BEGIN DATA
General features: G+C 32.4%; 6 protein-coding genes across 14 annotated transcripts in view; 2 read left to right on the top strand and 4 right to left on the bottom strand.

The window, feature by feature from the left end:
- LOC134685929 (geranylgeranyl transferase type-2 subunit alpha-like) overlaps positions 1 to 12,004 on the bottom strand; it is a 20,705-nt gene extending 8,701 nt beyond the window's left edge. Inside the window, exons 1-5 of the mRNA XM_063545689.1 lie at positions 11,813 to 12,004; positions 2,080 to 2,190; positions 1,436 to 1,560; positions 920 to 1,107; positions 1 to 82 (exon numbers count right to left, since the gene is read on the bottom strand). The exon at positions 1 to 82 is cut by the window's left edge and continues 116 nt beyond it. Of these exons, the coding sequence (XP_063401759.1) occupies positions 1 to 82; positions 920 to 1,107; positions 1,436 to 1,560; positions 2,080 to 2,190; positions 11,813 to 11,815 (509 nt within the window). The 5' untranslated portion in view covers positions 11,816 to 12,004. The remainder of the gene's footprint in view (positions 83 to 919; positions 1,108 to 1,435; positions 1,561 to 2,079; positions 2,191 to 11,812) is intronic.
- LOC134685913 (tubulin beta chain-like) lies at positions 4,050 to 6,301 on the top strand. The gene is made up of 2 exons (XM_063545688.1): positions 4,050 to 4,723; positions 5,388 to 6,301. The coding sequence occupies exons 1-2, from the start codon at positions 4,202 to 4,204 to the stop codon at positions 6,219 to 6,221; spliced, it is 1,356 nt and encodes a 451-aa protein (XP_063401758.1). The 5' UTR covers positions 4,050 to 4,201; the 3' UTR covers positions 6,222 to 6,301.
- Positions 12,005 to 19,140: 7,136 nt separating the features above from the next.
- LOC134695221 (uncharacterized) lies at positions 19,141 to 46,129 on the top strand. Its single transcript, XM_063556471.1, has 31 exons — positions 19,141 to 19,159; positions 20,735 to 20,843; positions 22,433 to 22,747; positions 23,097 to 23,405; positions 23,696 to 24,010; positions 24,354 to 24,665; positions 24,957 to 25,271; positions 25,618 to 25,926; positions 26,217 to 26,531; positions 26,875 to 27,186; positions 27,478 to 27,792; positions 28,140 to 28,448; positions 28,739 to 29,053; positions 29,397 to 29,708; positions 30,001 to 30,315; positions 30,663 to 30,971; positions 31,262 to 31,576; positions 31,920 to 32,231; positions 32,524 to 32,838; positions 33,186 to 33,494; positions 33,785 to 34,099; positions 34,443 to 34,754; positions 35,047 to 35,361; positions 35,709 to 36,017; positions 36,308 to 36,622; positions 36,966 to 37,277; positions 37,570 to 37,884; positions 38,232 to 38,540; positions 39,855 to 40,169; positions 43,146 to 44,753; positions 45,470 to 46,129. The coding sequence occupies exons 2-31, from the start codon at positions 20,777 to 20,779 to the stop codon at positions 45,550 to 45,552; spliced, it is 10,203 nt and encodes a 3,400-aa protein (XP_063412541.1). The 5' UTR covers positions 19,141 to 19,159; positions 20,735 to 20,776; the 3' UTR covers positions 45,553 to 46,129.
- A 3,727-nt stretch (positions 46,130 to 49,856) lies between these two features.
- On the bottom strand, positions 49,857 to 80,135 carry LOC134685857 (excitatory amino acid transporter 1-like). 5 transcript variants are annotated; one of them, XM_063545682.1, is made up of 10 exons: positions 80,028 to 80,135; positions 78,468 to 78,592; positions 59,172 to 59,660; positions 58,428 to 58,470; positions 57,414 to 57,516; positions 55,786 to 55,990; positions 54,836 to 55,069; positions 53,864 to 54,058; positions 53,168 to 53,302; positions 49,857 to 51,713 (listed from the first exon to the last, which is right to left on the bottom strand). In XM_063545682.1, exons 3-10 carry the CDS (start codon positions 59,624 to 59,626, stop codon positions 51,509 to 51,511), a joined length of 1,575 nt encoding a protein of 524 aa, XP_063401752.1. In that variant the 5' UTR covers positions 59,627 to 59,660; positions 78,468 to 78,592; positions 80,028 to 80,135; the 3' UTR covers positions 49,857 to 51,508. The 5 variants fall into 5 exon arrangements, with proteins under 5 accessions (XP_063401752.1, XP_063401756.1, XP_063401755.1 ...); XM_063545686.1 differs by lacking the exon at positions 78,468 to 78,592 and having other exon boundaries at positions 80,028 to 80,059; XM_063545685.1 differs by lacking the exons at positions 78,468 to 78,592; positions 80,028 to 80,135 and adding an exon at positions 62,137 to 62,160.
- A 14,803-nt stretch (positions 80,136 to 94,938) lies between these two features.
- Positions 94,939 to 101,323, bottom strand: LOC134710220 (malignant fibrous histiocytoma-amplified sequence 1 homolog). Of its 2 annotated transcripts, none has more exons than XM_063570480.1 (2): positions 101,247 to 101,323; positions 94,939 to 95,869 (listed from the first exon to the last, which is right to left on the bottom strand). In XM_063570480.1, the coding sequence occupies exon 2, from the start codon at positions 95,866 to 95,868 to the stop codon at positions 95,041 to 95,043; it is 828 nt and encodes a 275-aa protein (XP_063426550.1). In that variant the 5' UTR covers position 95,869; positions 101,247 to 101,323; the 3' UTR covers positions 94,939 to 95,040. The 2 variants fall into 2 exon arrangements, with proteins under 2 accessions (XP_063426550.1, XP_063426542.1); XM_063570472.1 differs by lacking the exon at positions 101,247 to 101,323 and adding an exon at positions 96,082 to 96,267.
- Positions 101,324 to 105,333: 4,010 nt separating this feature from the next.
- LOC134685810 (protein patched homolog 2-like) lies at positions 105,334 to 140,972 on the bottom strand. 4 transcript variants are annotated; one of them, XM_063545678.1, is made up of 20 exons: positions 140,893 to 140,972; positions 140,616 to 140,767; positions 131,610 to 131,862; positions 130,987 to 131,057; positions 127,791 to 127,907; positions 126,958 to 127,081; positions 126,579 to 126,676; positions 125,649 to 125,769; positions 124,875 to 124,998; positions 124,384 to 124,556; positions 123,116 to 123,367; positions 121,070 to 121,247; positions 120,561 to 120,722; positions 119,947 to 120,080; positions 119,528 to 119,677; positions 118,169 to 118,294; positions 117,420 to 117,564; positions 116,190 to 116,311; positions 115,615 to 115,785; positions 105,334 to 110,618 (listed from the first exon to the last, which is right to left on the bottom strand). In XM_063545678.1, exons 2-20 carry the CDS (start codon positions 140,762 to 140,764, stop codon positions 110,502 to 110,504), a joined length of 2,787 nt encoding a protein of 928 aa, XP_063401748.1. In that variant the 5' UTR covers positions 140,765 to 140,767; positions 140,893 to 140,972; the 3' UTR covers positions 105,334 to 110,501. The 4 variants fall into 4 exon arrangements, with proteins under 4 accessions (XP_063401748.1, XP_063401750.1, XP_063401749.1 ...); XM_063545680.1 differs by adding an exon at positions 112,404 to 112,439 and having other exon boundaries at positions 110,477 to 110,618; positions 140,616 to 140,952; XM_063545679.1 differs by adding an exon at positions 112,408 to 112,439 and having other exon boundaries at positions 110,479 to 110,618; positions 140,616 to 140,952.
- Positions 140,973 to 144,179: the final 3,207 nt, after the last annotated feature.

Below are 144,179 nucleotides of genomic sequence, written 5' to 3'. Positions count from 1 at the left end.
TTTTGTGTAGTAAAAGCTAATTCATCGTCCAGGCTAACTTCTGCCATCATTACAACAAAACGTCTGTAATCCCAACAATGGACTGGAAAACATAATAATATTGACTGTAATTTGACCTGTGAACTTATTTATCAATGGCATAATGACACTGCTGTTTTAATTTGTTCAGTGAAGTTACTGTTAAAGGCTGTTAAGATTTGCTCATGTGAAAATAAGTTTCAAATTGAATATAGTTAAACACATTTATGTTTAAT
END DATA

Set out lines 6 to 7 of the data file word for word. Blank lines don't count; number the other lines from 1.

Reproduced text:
- LOC134695221 (uncharacterized) lies at positions 19,141 to 46,129 on the top strand. Its single transcript, XM_063556471.1, has 31 exons — positions 19,141 to 19,159; positions 20,735 to 20,843; positions 22,433 to 22,747; positions 23,097 to 23,405; positions 23,696 to 24,010; positions 24,354 to 24,665; positions 24,957 to 25,271; positions 25,618 to 25,926; positions 26,217 to 26,531; positions 26,875 to 27,186; positions 27,478 to 27,792; positions 28,140 to 28,448; positions 28,739 to 29,053; positions 29,397 to 29,708; positions 30,001 to 30,315; positions 30,663 to 30,971; positions 31,262 to 31,576; positions 31,920 to 32,231; positions 32,524 to 32,838; positions 33,186 to 33,494; positions 33,785 to 34,099; positions 34,443 to 34,754; positions 35,047 to 35,361; positions 35,709 to 36,017; positions 36,308 to 36,622; positions 36,966 to 37,277; positions 37,570 to 37,884; positions 38,232 to 38,540; positions 39,855 to 40,169; positions 43,146 to 44,753; positions 45,470 to 46,129. The coding sequence occupies exons 2-31, from the start codon at positions 20,777 to 20,779 to the stop codon at positions 45,550 to 45,552; spliced, it is 10,203 nt and encodes a 3,400-aa protein (XP_063412541.1). The 5' UTR covers positions 19,141 to 19,159; positions 20,735 to 20,776; the 3' UTR covers positions 45,553 to 46,129.
- A 3,727-nt stretch (positions 46,130 to 49,856) lies between these two features.